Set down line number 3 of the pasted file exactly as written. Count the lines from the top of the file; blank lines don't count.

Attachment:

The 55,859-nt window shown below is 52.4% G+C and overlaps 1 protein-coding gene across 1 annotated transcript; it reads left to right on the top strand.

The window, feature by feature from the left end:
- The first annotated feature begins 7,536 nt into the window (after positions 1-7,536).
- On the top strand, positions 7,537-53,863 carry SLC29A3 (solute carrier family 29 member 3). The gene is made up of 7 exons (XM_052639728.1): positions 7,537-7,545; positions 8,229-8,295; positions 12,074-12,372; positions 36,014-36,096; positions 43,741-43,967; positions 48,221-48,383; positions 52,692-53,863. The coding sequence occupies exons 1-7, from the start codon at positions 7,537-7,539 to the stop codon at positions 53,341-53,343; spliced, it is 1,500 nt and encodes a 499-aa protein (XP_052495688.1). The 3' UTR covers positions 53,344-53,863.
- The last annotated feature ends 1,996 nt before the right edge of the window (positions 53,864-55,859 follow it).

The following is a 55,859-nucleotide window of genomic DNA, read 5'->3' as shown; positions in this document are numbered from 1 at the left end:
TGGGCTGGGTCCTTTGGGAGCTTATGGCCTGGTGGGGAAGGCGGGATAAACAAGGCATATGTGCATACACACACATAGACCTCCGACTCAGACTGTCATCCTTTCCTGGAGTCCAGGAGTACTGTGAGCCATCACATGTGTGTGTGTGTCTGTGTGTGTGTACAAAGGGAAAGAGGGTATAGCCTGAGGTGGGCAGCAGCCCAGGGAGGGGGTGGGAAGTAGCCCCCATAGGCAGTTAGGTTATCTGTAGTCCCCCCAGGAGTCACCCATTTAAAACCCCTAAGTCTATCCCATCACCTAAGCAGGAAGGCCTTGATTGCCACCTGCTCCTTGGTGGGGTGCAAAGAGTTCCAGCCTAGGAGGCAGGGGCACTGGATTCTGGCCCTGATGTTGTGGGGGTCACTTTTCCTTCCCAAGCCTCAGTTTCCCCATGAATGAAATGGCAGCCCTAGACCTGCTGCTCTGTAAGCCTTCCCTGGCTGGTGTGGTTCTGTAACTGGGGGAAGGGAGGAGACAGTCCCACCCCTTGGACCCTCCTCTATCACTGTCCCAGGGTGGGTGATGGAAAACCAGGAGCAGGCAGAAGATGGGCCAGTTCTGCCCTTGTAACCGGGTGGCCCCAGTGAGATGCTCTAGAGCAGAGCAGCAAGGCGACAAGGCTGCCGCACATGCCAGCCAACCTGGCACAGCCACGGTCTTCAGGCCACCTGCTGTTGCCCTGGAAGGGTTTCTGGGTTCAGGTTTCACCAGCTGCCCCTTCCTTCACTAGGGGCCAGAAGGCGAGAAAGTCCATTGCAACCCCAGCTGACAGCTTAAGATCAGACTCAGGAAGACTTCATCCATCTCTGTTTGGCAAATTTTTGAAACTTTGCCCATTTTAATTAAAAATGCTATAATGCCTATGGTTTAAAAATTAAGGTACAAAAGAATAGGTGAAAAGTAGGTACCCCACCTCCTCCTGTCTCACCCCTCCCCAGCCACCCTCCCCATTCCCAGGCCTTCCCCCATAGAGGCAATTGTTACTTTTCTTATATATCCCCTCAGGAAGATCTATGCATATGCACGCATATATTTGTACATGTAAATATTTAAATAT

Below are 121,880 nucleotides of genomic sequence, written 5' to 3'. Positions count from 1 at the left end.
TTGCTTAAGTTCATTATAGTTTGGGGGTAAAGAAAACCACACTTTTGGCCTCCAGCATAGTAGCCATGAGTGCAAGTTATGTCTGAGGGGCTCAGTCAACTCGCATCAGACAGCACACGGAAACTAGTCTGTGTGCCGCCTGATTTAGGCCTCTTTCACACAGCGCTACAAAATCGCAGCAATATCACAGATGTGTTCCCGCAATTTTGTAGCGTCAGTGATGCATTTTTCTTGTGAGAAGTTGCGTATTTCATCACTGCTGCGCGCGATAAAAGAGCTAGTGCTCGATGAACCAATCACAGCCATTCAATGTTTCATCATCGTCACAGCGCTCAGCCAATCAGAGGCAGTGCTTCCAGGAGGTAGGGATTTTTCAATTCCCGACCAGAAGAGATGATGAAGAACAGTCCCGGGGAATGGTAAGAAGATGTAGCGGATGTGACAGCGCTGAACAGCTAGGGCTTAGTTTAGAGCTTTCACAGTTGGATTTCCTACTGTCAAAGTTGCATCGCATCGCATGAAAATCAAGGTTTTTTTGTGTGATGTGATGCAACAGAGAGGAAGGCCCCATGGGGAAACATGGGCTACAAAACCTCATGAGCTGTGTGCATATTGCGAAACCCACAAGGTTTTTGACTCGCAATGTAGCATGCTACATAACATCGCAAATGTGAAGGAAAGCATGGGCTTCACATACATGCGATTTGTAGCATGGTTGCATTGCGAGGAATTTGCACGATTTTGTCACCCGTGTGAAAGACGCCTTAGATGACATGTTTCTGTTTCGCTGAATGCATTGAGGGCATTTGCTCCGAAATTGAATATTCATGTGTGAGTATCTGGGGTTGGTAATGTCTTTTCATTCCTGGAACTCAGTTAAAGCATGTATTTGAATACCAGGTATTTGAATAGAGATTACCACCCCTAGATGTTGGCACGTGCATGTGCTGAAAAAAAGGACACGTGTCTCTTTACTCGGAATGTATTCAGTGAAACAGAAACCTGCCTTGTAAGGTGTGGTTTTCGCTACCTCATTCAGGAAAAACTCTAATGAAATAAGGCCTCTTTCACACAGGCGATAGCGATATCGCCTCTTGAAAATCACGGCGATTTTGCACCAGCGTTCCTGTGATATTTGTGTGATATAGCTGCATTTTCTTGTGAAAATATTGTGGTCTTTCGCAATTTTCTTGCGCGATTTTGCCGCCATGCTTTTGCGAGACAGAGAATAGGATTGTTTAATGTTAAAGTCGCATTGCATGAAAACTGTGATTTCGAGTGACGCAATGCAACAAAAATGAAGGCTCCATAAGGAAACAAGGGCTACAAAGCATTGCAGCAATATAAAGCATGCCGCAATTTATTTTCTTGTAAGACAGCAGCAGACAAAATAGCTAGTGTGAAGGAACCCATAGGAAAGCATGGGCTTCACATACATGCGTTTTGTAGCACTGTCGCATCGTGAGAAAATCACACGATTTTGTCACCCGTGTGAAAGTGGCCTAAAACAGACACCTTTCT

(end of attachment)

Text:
- The first annotated feature begins 7,536 nt into the window (after positions 1-7,536).